Re: [HM] A question as to Cantor's Diagonal Method.
Posted:
Aug 30, 2005 11:08 AM


Original Message From: William Tait Sent: Sunday, August 21, 2005 6:50 PM To: historiamatematica@chasque.apc.org Subject: Re: [HM] A question as to Cantor's Diagonal Method.
On Aug 18, 2005, at 3:54 AM, Alexander Zenkin wrote:
> Whether the following fact is known/described anywhere in mathematical > literature? > > Here X=[0,1], N={1,2,3, ...}, > RAA = Reductio ad Absurdum, > CDM = Cantor's Diagonal Method. > Z  a cardinality of a set Z for any Z. > > THEOREM 5. If X = N, then there is NOT a rule/algorithm > producing a 11correspondence between elements of the sets, X and N. > RAAPROOF. Assume that X = N, BUT there is a rule/algorithm > producing a 11correspondence between elements of X and N. Then the > rule/algorithm generates a list, > x1, x2, x3, . . . , (1) > containing ALL real numbers from X. Applying CDM to the list (1), > Cantor > generates a new real number, which doesn't belong to the list (1). > So, the > given list (1) contains NOT ALL real numbers from X. Contradiction. > Q.E.D. >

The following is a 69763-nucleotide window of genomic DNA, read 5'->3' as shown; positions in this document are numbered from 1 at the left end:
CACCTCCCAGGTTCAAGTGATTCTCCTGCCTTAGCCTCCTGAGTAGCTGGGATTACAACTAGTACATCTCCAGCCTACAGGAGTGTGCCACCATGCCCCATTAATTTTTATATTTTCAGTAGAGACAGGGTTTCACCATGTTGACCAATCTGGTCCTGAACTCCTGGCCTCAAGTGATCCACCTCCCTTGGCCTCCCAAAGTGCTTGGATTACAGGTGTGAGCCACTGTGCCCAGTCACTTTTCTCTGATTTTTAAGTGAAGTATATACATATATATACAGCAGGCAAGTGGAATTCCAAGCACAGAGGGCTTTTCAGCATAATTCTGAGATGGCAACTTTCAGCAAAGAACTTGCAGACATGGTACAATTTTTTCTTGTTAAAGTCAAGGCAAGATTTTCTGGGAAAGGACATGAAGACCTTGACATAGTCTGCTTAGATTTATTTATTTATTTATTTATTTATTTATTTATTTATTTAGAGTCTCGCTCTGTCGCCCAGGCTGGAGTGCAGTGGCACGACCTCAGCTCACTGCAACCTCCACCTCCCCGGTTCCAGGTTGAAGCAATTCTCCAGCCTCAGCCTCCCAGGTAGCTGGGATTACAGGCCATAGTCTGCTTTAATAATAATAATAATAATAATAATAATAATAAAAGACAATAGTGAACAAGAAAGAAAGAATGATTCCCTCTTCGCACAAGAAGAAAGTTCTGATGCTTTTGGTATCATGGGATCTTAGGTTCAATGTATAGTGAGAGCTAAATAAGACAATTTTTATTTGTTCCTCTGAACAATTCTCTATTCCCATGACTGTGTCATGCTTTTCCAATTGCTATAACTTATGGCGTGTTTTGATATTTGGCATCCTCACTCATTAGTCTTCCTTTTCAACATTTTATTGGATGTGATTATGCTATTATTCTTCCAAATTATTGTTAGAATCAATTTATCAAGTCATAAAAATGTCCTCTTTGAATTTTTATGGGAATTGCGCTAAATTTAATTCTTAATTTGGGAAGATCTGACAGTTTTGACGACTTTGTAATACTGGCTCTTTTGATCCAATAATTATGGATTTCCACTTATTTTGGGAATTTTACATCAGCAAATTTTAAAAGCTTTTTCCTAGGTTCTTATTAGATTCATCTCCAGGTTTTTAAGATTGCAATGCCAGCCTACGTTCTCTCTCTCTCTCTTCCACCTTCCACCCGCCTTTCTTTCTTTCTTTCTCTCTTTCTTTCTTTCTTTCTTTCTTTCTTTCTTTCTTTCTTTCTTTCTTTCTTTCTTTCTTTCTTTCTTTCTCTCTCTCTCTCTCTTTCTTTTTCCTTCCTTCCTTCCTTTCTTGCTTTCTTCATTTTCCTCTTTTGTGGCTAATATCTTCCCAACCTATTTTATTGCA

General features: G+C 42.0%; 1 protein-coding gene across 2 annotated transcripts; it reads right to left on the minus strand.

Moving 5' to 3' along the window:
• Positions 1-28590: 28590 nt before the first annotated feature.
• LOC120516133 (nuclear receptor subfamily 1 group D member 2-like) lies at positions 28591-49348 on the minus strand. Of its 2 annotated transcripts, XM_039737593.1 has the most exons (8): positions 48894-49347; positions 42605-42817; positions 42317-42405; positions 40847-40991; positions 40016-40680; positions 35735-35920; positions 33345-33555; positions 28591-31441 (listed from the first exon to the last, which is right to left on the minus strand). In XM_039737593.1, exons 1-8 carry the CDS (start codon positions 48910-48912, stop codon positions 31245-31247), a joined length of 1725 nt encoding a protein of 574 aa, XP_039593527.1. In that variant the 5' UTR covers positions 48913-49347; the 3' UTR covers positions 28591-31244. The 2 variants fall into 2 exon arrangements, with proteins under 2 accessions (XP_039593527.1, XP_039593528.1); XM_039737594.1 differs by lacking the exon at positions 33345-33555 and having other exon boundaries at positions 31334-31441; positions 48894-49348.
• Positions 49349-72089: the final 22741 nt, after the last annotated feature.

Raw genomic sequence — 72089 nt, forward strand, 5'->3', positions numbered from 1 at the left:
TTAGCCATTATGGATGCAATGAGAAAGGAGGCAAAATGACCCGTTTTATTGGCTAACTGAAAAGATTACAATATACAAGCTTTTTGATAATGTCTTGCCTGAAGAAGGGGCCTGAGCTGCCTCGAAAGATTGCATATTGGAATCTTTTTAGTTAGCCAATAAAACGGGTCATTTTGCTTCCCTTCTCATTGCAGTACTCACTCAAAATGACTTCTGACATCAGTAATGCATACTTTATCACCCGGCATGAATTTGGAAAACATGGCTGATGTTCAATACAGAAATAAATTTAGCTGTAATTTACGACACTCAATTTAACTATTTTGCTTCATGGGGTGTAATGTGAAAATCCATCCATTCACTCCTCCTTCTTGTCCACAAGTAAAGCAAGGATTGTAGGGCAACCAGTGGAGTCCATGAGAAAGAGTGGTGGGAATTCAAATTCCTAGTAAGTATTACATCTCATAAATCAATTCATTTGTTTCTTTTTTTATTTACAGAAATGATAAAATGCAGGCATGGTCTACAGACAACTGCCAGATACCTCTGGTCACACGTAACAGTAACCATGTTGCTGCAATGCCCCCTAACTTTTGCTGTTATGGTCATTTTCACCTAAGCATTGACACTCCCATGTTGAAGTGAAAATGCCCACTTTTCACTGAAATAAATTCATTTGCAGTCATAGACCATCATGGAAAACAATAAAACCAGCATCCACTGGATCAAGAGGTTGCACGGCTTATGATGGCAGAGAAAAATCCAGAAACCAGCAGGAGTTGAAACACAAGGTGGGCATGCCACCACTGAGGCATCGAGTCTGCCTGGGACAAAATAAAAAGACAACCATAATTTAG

I believe that I noted this a while back in a communication to the FOM list, in pointing out that the 'diagonal method' has a positive content. (I expect that it has been pointed out many times before.) Note, however, that what is quoted above from Alexander's posting isn't quite Cantor's theorem (although it is surely an immediate consequence of it): Rather it is: given a function from a set M to 2^M, we can construct an element of 2^M not in the range of the function.
Regards to all,
Bill Tait
Dear Bill,
You are right  the Theorem 5 is not Cantor's theorem, since it doesn't state the uncountability of X. The Theorem 5 doesn't state the countability of X as well. The Theorem 5 is a conditional statement: IF X is countable, THEN no 11correspondence between elements of the sets, X and N, can be established. It is a quite unexpected statement, but if its RAAPROOF (above) has no fallacy as we, Cantor's diagonal method and me, hope :) , then the statement is true. And I would like to know whether this fact is described in mathematical literature.
Best wishes,
AZ